- slide 1 of 7
ECONOMIC SIMULATION BOARD GAMES
- slide 2 of 7
Monopoly is a classic board game that has been around since the early 1900’s. The main goal is to buy, sell, rent and negotiate different properties in order to become the richest player in the game. To play, one person is assigned to be the banker and will be responsible for distributing and receiving money from players for purchases and other transactions. The game board is a large square path where properties can be purchased by landing on them with the roll of dice. As players start to accumulate real estate, others who land on their location(s) will need to pay rent. There are also Chance and Community Chest spaces which allow a player to select a special card that can give cash bonuses or a fee to pay. The winner of the game is typically the only person who has not gone bankrupt (which would remove you from the game) and has the most money and properties.
Today, the game of Monopoly is available with many different themes. You can find many of kid’s favorites including the Simpsons, Disney, Littlest Pet Shop, SpongeBob Squarepants, Star Wars and Transformers.
- slide 3 of 7
Trust Me is one of those economic simulation board games where you need to use bluffing tactics to your advantage. The goal is to be the player that has the most money at the end of the game. To play, one person is assigned as the banker who will handle monetary transactions and distribute stock shares. Players try to obtain stock claims (which are identified as briefcases) as they move on the board during their turn. When they are successful, they move to the Trust Me investment company space and then try to convince other players to invest in their claim. On the back of each claim piece lists their monetary value (or lack thereof). Only the person who has the claim will know the true value. Investors will then collect profits or lose their money. Game play continues until only two briefcases on the board remain. Players add up all their money and shares to determine their overall value. The wealthiest player wins.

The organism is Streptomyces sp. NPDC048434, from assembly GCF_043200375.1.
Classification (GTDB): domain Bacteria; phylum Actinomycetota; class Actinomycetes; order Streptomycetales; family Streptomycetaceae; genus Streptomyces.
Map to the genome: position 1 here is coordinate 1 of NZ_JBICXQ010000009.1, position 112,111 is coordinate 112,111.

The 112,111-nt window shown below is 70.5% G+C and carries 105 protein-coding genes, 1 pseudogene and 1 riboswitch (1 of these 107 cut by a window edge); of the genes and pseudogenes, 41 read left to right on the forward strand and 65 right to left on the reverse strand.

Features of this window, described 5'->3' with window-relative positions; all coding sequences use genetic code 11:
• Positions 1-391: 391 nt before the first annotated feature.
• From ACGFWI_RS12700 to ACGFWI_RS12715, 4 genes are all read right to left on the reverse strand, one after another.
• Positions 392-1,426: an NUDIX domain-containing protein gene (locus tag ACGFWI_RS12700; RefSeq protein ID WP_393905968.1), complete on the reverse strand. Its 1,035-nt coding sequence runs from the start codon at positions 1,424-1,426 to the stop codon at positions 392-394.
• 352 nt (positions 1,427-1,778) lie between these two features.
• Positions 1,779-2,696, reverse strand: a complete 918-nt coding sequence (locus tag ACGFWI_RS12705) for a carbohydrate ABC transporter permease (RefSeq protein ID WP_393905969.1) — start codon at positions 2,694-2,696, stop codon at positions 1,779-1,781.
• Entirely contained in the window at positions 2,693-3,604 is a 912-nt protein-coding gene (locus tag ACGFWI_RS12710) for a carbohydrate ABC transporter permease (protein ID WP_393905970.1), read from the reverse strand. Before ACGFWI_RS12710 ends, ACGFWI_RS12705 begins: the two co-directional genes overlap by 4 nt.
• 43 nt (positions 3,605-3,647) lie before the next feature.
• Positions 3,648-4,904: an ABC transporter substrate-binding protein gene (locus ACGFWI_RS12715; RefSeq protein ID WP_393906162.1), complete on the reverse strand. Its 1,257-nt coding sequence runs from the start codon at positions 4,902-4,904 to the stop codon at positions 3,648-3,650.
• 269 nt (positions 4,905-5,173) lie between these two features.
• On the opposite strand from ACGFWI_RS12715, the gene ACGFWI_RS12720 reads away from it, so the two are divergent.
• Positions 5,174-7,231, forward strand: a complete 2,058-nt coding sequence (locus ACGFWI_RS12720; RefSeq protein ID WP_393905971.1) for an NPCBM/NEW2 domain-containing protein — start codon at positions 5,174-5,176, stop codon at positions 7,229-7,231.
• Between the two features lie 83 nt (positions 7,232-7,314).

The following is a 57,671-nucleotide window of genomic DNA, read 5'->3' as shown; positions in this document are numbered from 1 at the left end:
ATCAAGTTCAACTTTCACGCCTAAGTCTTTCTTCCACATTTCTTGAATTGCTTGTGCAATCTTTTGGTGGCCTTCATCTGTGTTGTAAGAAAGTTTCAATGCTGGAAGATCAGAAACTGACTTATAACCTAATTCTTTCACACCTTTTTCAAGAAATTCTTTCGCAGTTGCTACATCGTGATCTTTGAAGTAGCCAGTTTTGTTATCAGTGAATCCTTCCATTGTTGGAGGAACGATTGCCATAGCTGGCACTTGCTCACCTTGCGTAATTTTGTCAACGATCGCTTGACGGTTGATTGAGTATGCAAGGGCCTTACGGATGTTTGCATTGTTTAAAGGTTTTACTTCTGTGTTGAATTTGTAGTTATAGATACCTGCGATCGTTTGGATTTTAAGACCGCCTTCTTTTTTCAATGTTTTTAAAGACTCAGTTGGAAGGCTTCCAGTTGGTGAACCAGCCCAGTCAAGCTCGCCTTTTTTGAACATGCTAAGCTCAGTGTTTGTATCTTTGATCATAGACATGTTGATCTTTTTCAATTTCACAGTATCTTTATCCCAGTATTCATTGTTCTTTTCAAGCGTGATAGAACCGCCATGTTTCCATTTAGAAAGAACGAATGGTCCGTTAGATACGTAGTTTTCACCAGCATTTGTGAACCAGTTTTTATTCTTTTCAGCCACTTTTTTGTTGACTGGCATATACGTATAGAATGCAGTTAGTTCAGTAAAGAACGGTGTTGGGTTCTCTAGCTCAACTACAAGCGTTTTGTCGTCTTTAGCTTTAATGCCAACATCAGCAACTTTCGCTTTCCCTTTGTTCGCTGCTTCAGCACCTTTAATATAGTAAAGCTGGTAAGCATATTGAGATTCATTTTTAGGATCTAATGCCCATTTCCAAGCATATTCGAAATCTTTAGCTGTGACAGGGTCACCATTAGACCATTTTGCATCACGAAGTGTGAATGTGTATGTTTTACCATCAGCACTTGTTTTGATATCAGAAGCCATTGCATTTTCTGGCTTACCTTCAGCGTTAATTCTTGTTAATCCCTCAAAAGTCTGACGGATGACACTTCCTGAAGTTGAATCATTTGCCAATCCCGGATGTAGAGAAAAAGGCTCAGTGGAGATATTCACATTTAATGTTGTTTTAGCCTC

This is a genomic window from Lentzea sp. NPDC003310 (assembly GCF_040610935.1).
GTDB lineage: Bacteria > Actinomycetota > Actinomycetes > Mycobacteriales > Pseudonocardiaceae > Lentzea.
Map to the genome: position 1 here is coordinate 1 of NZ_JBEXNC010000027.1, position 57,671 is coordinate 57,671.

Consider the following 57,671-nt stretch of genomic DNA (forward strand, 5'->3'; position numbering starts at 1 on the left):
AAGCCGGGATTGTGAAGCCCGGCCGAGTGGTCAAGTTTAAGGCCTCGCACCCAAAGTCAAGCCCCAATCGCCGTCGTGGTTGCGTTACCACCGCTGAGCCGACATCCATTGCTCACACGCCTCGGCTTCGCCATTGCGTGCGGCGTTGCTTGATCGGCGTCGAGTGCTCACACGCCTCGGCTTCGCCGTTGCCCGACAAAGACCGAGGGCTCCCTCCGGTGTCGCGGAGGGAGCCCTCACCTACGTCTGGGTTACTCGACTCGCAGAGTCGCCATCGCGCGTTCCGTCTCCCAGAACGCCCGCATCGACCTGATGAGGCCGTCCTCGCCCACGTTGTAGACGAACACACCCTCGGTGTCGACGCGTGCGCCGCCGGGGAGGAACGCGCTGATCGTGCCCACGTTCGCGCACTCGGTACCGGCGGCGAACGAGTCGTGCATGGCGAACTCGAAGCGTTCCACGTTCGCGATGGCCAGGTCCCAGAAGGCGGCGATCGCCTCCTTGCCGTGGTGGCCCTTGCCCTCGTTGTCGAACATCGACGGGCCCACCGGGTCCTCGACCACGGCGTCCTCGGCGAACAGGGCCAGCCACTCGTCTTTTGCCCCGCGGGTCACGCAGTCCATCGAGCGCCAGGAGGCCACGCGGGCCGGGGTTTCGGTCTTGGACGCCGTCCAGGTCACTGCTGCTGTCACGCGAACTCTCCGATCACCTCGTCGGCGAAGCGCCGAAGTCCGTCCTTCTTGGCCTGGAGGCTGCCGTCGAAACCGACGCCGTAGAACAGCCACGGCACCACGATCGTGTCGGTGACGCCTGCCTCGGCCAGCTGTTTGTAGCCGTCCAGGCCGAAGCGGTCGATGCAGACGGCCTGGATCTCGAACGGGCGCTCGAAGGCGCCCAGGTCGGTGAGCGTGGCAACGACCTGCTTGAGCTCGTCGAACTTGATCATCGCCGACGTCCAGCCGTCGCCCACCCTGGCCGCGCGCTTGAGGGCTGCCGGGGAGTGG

- slide 4 of 7
Advance to Boardwalk
Advance to Boardwalk is a spinoff board game inspired by Monopoly. The object of this game is to become the wealthiest player on the boardwalk by owning the highest valued properties. During each person’s turn three dice are rolled. At this time property can be purchased, hotels are built or a fortune card might be drawn. The number value of two of the dice can determine how many millions can be spent on building hotels. The other is a color die that indicates which properties can be built (if applicable). If an F is rolled on the color die a fortune card is drawn instead of purchasing hotels. Game play continues until one of the players has reached the last space of the boardwalk or can no longer build any more hotels. The player with the highest value of property wins the game.
- slide 5 of 7
The Game of Life
This popular family board game simulates economics, career and other life decision making challenges during play. As players travel through the Game of Life, the decisions made regarding their financial future will help determine if they will win or lose. When all players retire towards the end of the game, those who reside at Millionaire estates count all of their money and set aside their Life cards. The richest player takes 4 additional Life cards. These have monetary value. At this point all players turn over their Life cards and add their value to their other assets. The player with the most money wins.
- slide 6 of 7
Other Economic Simulation Board Games worth Playing
If you and your family are looking for a bigger challenge, consider playing the following board games:
- Pay Day
- Power Grid
- Wealth of Nations
- slide 7 of 7
The images for the Best Economic Simulation Board Games article were from the following sources:
Monopoly board game image was by John Seibert - http://www.sxc.hu/profile/jpsdg
The Game of Life image was by http://s33.photobucket.com/home/andipie
The Advance to Boardwalk image was by Sheila Robinson.